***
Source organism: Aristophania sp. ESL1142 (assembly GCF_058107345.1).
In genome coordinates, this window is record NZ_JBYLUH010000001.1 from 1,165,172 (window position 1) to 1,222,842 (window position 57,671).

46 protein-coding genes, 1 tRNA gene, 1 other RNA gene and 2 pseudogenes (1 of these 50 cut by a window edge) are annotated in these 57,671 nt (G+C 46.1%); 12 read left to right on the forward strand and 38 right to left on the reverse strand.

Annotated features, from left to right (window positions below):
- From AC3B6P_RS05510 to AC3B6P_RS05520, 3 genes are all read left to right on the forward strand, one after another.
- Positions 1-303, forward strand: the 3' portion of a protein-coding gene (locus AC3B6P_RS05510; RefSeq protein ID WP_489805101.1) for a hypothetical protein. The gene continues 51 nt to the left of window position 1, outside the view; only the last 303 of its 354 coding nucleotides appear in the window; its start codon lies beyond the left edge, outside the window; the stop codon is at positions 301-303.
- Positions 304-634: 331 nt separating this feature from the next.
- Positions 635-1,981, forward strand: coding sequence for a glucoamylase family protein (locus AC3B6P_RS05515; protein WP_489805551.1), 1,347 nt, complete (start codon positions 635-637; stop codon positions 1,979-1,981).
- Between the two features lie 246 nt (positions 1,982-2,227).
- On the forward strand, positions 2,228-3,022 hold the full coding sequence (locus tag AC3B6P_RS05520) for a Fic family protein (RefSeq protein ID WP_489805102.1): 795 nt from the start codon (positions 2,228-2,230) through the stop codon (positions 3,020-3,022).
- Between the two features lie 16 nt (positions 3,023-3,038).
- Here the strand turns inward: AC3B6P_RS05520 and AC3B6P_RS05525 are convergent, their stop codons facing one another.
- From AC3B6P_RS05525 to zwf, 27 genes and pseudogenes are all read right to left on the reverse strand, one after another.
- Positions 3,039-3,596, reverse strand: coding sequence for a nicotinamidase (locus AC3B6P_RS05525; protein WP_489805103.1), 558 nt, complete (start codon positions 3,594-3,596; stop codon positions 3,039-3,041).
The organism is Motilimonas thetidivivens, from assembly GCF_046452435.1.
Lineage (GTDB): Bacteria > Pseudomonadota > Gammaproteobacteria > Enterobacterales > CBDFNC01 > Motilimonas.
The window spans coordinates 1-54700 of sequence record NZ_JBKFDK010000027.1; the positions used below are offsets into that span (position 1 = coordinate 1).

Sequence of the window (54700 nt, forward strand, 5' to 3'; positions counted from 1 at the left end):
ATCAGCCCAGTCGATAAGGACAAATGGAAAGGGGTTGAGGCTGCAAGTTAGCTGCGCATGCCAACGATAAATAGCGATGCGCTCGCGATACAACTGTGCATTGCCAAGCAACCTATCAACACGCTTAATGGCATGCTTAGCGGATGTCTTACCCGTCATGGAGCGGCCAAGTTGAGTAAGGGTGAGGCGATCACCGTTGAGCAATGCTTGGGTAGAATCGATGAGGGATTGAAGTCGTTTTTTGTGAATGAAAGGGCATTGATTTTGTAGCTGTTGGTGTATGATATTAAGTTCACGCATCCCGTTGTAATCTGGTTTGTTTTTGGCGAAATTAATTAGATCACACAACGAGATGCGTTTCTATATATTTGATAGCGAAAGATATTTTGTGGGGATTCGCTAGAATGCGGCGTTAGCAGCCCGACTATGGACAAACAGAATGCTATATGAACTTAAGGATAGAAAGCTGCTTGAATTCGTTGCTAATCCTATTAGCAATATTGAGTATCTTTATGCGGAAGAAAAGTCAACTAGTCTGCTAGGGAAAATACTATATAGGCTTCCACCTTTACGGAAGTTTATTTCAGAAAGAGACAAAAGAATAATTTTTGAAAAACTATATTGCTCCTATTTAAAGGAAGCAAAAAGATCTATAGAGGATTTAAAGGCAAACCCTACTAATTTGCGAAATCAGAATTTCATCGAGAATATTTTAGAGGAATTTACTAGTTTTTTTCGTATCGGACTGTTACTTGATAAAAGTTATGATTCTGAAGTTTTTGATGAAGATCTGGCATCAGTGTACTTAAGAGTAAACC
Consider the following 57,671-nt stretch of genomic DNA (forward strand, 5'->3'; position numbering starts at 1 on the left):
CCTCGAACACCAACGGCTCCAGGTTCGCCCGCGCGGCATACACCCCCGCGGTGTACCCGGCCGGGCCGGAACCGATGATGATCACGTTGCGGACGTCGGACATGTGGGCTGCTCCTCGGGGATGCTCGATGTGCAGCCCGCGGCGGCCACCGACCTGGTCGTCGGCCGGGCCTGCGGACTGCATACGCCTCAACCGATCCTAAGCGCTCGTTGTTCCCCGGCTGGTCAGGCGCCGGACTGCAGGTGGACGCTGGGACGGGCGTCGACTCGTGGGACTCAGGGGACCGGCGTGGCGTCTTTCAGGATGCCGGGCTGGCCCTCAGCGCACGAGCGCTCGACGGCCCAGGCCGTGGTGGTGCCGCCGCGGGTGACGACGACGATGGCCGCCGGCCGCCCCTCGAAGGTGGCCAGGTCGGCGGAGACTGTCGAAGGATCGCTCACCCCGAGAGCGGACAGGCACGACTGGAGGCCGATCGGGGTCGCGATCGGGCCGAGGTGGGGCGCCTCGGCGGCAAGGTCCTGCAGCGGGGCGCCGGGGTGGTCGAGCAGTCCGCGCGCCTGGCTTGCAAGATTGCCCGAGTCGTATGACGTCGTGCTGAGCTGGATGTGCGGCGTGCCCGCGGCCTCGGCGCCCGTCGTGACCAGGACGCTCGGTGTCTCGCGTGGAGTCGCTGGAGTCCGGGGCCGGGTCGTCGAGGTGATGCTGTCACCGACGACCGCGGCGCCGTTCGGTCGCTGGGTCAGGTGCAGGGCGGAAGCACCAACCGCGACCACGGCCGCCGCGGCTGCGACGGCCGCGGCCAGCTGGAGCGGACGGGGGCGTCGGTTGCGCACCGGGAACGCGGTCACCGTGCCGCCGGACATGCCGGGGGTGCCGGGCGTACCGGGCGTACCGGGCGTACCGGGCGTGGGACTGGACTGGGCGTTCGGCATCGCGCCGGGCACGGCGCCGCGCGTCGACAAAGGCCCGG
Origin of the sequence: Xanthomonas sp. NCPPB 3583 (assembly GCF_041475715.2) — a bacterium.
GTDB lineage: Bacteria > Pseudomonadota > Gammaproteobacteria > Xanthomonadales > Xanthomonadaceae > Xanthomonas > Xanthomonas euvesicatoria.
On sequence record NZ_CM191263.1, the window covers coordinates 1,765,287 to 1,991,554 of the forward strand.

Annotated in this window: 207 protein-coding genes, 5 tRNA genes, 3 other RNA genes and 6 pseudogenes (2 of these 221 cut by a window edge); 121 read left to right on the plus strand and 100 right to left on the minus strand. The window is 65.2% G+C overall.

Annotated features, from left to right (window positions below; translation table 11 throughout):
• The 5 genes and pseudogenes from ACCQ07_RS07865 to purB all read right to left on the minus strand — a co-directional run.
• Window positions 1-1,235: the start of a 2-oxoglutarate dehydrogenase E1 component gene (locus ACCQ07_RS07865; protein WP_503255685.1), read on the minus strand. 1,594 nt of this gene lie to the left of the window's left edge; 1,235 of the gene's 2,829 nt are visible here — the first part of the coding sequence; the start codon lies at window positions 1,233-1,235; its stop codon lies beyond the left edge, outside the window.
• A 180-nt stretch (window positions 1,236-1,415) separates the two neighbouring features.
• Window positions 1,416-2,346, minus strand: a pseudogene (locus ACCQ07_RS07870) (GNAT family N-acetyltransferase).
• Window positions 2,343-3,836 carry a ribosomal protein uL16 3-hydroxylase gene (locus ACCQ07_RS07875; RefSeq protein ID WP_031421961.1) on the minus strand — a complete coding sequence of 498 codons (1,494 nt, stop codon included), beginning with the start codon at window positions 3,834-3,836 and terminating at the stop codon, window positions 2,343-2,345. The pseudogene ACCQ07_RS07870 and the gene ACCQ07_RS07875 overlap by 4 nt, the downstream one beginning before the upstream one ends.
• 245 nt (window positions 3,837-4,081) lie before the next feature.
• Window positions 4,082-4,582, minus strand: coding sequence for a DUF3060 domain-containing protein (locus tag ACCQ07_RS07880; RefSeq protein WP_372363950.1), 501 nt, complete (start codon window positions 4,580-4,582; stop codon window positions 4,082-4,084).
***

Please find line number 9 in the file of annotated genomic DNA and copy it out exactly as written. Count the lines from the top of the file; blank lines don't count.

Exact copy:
- Between the two features lie 246 nt (positions 1,982-2,227).